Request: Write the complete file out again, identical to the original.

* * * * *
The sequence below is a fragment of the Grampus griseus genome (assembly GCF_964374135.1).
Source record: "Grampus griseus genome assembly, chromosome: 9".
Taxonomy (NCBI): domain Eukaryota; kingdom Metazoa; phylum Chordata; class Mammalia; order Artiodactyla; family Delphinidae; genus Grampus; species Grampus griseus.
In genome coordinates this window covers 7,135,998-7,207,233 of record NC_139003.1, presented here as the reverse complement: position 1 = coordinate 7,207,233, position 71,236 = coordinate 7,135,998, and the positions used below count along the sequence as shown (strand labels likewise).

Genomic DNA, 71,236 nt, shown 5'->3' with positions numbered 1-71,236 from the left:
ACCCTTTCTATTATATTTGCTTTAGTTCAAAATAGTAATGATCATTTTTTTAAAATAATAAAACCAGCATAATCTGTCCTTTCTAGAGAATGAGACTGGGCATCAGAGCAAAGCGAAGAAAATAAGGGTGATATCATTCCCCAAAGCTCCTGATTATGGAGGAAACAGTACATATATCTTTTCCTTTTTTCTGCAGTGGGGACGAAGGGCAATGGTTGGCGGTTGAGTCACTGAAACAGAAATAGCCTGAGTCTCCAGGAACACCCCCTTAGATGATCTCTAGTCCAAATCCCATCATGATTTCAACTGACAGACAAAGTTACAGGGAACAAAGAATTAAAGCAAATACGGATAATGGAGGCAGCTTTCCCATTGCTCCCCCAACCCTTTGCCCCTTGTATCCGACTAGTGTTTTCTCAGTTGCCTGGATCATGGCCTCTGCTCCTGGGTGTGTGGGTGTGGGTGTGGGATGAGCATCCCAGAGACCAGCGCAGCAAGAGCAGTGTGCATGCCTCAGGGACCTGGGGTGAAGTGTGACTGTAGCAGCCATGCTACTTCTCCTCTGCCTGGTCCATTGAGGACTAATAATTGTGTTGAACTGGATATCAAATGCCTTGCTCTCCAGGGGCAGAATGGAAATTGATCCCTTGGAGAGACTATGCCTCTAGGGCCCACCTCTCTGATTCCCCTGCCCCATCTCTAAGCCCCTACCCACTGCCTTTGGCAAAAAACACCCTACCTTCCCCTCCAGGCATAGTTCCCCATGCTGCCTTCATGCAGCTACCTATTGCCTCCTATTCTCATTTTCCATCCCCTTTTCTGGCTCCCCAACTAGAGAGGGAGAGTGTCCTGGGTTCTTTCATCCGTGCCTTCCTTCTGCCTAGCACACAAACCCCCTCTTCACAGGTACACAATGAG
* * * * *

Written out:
The sequence below is a fragment of the Grampus griseus genome (assembly GCF_964374135.1).
Source record: "Grampus griseus genome assembly, chromosome: 9".
Taxonomy (NCBI): domain Eukaryota; kingdom Metazoa; phylum Chordata; class Mammalia; order Artiodactyla; family Delphinidae; genus Grampus; species Grampus griseus.
In genome coordinates this window covers 7,135,998-7,207,233 of record NC_139003.1, presented here as the reverse complement: position 1 = coordinate 7,207,233, position 71,236 = coordinate 7,135,998, and the positions used below count along the sequence as shown (strand labels likewise).

Genomic DNA, 71,236 nt, shown 5'->3' with positions numbered 1-71,236 from the left:
ACCCTTTCTATTATATTTGCTTTAGTTCAAAATAGTAATGATCATTTTTTTAAAATAATAAAACCAGCATAATCTGTCCTTTCTAGAGAATGAGACTGGGCATCAGAGCAAAGCGAAGAAAATAAGGGTGATATCATTCCCCAAAGCTCCTGATTATGGAGGAAACAGTACATATATCTTTTCCTTTTTTCTGCAGTGGGGACGAAGGGCAATGGTTGGCGGTTGAGTCACTGAAACAGAAATAGCCTGAGTCTCCAGGAACACCCCCTTAGATGATCTCTAGTCCAAATCCCATCATGATTTCAACTGACAGACAAAGTTACAGGGAACAAAGAATTAAAGCAAATACGGATAATGGAGGCAGCTTTCCCATTGCTCCCCCAACCCTTTGCCCCTTGTATCCGACTAGTGTTTTCTCAGTTGCCTGGATCATGGCCTCTGCTCCTGGGTGTGTGGGTGTGGGTGTGGGATGAGCATCCCAGAGACCAGCGCAGCAAGAGCAGTGTGCATGCCTCAGGGACCTGGGGTGAAGTGTGACTGTAGCAGCCATGCTACTTCTCCTCTGCCTGGTCCATTGAGGACTAATAATTGTGTTGAACTGGATATCAAATGCCTTGCTCTCCAGGGGCAGAATGGAAATTGATCCCTTGGAGAGACTATGCCTCTAGGGCCCACCTCTCTGATTCCCCTGCCCCATCTCTAAGCCCCTACCCACTGCCTTTGGCAAAAAACACCCTACCTTCCCCTCCAGGCATAGTTCCCCATGCTGCCTTCATGCAGCTACCTATTGCCTCCTATTCTCATTTTCCATCCCCTTTTCTGGCTCCCCAACTAGAGAGGGAGAGTGTCCTGGGTTCTTTCATCCGTGCCTTCCTTCTGCCTAGCACACAAACCCCCTCTTCACAGGTACACAATGAG